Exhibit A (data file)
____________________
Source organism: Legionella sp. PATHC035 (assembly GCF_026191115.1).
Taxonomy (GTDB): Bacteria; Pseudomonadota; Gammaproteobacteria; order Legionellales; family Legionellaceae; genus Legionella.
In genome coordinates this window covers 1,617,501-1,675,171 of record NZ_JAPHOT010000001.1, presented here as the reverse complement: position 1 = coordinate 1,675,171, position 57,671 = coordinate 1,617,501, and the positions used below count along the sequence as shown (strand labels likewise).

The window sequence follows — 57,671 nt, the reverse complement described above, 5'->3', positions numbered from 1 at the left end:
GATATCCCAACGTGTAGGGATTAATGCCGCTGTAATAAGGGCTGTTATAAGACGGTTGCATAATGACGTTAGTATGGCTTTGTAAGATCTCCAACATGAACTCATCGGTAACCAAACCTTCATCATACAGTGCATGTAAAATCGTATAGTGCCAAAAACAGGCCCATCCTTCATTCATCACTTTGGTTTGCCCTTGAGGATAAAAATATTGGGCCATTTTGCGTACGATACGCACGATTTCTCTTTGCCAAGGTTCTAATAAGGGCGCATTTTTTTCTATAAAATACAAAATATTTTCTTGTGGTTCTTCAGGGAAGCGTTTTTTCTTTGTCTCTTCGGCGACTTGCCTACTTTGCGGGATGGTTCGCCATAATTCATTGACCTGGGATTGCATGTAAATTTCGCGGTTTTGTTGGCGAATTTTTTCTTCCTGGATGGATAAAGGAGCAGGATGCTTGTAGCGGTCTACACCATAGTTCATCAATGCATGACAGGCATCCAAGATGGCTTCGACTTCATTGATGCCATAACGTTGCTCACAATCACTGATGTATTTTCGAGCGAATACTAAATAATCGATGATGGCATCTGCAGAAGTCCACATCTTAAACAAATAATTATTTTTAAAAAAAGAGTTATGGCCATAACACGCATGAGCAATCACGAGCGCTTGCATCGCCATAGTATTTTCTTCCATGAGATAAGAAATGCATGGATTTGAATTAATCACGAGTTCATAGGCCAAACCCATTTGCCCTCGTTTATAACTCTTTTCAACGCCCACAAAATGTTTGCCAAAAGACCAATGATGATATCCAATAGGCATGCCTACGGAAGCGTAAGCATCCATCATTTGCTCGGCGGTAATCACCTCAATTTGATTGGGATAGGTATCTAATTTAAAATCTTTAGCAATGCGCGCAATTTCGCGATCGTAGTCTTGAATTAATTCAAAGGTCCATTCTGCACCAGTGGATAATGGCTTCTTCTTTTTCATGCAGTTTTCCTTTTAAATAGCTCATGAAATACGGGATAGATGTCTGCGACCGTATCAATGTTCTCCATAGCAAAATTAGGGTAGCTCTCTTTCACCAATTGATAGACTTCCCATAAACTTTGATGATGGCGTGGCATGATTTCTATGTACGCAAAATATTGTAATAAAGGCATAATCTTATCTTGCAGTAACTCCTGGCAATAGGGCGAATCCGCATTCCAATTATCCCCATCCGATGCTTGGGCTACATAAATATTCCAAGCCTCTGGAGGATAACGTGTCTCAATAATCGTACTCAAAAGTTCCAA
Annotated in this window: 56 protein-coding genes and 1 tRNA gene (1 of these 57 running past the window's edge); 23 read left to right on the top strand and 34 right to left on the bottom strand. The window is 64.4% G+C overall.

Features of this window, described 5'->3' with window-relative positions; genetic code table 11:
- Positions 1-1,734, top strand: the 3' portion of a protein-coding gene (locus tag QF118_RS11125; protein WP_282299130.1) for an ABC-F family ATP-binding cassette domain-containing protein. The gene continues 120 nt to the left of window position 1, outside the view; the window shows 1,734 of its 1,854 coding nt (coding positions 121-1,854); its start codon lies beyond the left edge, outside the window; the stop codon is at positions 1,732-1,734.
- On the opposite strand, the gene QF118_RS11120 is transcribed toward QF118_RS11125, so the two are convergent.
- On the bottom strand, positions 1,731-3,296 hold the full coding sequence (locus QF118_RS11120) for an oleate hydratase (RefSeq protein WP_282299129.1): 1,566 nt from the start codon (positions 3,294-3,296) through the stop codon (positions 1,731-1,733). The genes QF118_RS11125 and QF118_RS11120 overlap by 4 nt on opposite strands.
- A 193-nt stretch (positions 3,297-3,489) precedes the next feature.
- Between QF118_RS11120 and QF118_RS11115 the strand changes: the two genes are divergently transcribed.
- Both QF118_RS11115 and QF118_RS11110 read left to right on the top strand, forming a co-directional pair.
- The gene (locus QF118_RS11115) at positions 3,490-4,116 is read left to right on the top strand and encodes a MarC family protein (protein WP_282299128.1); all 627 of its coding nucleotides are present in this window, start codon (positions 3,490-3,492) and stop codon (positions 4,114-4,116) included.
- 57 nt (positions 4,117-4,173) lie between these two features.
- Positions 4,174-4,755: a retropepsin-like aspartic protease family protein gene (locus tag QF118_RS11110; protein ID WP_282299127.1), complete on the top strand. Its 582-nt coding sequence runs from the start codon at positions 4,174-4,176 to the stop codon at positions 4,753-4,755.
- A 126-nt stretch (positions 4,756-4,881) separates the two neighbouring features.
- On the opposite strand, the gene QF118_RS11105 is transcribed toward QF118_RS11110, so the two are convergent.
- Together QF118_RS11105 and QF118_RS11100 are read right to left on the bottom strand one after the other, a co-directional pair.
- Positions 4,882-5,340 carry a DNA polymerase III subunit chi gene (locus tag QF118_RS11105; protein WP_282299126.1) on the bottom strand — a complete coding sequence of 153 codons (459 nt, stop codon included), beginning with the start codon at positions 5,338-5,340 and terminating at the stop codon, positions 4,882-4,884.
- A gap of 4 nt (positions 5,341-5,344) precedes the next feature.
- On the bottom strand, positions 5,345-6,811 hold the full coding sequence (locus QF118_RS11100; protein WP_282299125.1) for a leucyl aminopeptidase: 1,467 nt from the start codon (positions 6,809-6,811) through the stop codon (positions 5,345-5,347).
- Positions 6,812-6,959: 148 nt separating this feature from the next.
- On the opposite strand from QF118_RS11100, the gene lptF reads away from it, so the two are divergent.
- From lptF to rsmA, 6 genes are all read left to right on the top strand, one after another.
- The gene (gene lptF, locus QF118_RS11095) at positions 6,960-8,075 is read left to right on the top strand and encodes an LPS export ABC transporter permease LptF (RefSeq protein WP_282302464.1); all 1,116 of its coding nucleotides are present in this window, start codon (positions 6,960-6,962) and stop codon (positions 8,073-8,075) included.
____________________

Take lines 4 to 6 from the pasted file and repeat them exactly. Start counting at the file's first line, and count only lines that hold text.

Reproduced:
The window sequence follows — 57,671 nt, the reverse complement described above, 5'->3', positions numbered from 1 at the left end:
GATATCCCAACGTGTAGGGATTAATGCCGCTGTAATAAGGGCTGTTATAAGACGGTTGCATAATGACGTTAGTATGGCTTTGTAAGATCTCCAACATGAACTCATCGGTAACCAAACCTTCATCATACAGTGCATGTAAAATCGTATAGTGCCAAAAACAGGCCCATCCTTCATTCATCACTTTGGTTTGCCCTTGAGGATAAAAATATTGGGCCATTTTGCGTACGATACGCACGATTTCTCTTTGCCAAGGTTCTAATAAGGGCGCATTTTTTTCTATAAAATACAAAATATTTTCTTGTGGTTCTTCAGGGAAGCGTTTTTTCTTTGTCTCTTCGGCGACTTGCCTACTTTGCGGGATGGTTCGCCATAATTCATTGACCTGGGATTGCATGTAAATTTCGCGGTTTTGTTGGCGAATTTTTTCTTCCTGGATGGATAAAGGAGCAGGATGCTTGTAGCGGTCTACACCATAGTTCATCAATGCATGACAGGCATCCAAGATGGCTTCGACTTCATTGATGCCATAACGTTGCTCACAATCACTGATGTATTTTCGAGCGAATACTAAATAATCGATGATGGCATCTGCAGAAGTCCACATCTTAAACAAATAATTATTTTTAAAAAAAGAGTTATGGCCATAACACGCATGAGCAATCACGAGCGCTTGCATCGCCATAGTATTTTCTTCCATGAGATAAGAAATGCATGGATTTGAATTAATCACGAGTTCATAGGCCAAACCCATTTGCCCTCGTTTATAACTCTTTTCAACGCCCACAAAATGTTTGCCAAAAGACCAATGATGATATCCAATAGGCATGCCTACGGAAGCGTAAGCATCCATCATTTGCTCGGCGGTAATCACCTCAATTTGATTGGGATAGGTATCTAATTTAAAATCTTTAGCAATGCGCGCAATTTCGCGATCGTAGTCTTGAATTAATTCAAAGGTCCATTCTGCACCAGTGGATAATGGCTTCTTCTTTTTCATGCAGTTTTCCTTTTAAATAGCTCATGAAATACGGGATAGATGTCTGCGACCGTATCAATGTTCTCCATAGCAAAATTAGGGTAGCTCTCTTTCACCAATTGATAGACTTCCCATAAACTTTGATGATGGCGTGGCATGATTTCTATGTACGCAAAATATTGTAATAAAGGCATAATCTTATCTTGCAGTAACTCCTGGCAATAGGGCGAATCCGCATTCCAATTATCCCCATCCGATGCTTGGGCTACATAAATATTCCAAGCCTCTGGAGGATAACGTGTCTCAATAATCGTACTCAAAAGTTCCAA
Annotated in this window: 56 protein-coding genes and 1 tRNA gene (1 of these 57 running past the window's edge); 23 read left to right on the top strand and 34 right to left on the bottom strand. The window is 64.4% G+C overall.